Chinese Nuo Drama (Nuo Xi) - Living fossil of Drama


Guizhou Nuo Drama
Guizhou Nuo Drama

The Chinese character Nuo originally meant a patterned step to drive away evil during the last month of the Chinese lunar year. Later, Nuo Drama evolved into a dance.

Nuo has a long history; historical records disagree on when the practice first appeared. Some hold that Nuo started by the order of Zhuan Xiang, the grandson of Huang Di , while others hold that it began during the Zhou Dynasty. Despite the 1000 years' difference, the purpose of Nuo was to drive away devils, disease and evil influences, and to petition for blessings from the gods. At this time, Nuo was a sacrificial activity.

It was probably during the Song Dynasty that Nuo became a drama. Nuo Drama is the most direct and important expressive media of Nuo culture. It covers primitive religion, folklore and art, and integrates literature, music, dance, drama, painting, calligraphy, sculpture, and paper-cut. It has great artistic value and is called the living fossil of drama.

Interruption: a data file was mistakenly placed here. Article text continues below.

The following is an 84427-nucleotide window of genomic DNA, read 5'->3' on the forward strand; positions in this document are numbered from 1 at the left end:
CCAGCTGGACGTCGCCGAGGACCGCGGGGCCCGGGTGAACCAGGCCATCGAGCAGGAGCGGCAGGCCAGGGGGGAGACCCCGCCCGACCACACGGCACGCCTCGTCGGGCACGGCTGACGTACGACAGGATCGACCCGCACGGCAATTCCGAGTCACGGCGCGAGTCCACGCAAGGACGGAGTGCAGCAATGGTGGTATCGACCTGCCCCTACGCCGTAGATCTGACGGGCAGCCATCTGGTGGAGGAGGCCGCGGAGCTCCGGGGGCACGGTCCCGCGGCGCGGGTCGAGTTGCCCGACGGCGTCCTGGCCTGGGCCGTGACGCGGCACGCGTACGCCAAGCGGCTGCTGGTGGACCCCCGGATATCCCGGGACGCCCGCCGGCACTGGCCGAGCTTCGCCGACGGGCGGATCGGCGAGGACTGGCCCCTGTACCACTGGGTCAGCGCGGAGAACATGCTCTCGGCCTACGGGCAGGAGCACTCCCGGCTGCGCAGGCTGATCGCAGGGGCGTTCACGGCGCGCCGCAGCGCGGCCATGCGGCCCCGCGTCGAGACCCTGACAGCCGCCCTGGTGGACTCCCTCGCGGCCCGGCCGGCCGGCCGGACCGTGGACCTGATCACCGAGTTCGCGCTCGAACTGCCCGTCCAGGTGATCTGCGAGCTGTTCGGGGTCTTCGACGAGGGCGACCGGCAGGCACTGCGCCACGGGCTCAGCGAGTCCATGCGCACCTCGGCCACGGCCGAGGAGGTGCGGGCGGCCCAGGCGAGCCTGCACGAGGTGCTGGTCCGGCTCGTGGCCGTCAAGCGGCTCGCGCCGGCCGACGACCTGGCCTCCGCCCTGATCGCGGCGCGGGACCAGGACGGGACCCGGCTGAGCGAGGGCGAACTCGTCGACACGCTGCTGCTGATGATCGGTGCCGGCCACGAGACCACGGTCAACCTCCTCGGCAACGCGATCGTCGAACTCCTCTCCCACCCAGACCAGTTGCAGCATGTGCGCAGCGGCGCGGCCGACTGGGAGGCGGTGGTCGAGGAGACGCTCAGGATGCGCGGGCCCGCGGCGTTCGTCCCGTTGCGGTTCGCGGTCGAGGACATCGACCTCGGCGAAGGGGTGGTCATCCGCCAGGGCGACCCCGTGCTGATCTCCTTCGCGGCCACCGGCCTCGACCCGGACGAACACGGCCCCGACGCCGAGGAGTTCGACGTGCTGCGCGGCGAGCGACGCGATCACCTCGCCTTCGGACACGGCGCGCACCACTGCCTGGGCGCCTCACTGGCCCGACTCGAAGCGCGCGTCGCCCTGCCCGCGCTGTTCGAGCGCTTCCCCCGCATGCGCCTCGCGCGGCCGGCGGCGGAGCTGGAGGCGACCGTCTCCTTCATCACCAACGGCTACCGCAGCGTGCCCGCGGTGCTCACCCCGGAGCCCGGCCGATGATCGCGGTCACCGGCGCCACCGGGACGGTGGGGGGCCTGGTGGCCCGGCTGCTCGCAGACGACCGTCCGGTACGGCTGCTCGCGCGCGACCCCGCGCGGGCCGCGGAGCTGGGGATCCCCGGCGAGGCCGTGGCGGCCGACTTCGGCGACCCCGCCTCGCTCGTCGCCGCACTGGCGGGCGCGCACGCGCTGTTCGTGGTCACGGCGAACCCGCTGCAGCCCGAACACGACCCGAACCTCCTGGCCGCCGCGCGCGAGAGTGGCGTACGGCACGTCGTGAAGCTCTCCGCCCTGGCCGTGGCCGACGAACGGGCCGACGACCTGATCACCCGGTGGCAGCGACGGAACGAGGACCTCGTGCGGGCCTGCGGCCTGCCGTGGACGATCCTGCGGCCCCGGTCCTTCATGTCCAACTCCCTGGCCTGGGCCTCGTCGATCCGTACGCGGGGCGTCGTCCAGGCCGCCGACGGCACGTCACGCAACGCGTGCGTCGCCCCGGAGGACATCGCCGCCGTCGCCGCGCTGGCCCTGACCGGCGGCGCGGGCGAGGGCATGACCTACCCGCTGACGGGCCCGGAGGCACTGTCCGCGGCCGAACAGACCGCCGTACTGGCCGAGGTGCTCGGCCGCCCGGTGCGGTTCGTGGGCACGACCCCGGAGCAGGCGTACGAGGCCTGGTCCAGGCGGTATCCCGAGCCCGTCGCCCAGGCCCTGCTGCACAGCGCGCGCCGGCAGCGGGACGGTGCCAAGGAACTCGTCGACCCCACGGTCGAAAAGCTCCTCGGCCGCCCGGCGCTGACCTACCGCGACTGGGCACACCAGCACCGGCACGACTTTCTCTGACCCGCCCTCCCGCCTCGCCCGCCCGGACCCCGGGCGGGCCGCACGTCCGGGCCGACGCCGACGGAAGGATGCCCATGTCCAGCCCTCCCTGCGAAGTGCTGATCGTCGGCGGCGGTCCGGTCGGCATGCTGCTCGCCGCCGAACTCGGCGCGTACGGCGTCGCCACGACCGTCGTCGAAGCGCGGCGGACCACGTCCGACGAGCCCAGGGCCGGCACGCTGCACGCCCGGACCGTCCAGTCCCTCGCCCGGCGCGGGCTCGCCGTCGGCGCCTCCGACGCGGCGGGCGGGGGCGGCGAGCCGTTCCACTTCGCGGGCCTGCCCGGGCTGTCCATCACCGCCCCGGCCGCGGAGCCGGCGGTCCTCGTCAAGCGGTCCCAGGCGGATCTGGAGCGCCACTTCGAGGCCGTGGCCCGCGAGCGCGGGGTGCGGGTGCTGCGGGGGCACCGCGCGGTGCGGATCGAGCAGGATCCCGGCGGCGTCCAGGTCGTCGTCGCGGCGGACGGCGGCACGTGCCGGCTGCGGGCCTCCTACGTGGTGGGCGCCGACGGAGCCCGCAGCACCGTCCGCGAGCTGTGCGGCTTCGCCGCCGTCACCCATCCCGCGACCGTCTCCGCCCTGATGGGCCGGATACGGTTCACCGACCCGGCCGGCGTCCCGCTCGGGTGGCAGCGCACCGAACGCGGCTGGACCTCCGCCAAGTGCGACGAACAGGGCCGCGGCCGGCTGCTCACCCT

Nuo Drama Mask

Nuo Drama is featured with its masks
Nuo Drama is featured with its masks
Masks carved out of quality camphor or willow wood are the soul of Nuo Drama. These two kinds of wood are durable and easy to carve. Furthermore, folklore holds that they contain spirits. A mask also has religious implications; as the symbol and medium of a spirit, masks are governed by strict rules. People believe that after performance of a certain ceremony upon its completion, a mask becomes a living god. Women are not allowed to touch a mask, much less put one on.

Studies show that the influence of the mask extends to the facial painting of Beijing Opera and the face changes of Sichuan Opera.